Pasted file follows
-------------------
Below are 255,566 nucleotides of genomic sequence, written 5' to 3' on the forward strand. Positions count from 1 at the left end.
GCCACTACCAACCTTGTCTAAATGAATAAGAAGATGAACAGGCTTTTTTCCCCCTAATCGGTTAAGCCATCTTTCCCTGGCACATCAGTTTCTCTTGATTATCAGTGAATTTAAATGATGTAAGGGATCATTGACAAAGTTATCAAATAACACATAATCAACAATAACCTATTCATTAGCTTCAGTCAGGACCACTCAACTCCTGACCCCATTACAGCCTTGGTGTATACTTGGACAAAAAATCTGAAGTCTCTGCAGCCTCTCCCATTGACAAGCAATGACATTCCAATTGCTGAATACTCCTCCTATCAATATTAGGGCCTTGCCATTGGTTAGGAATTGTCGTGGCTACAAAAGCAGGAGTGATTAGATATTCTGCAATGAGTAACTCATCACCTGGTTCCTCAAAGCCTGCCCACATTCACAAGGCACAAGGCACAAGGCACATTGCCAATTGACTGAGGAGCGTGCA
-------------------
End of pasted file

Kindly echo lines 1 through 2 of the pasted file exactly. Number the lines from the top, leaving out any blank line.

Below are 255,566 nucleotides of genomic sequence, written 5' to 3' on the forward strand. Positions count from 1 at the left end.
GCCACTACCAACCTTGTCTAAATGAATAAGAAGATGAACAGGCTTTTTTCCCCCTAATCGGTTAAGCCATCTTTCCCTGGCACATCAGTTTCTCTTGATTATCAGTGAATTTAAATGATGTAAGGGATCATTGACAAAGTTATCAAATAACACATAATCAACAATAACCTATTCATTAGCTTCAGTCAGGACCACTCAACTCCTGACCCCATTACAGCCTTGGTGTATACTTGGACAAAAAATCTGAAGTCTCTGCAGCCTCTCCCATTGACAAGCAATGACATTCCAATTGCTGAATACTCCTCCTATCAATATTAGGGCCTTGCCATTGGTTAGGAATTGTCGTGGCTACAAAAGCAGGAGTGATTAGATATTCTGCAATGAGTAACTCATCACCTGGTTCCTCAAAGCCTGCCCACATTCACAAGGCACAAGGCACAAGGCACATTGCCAATTGACTGAGGAGCGTGCA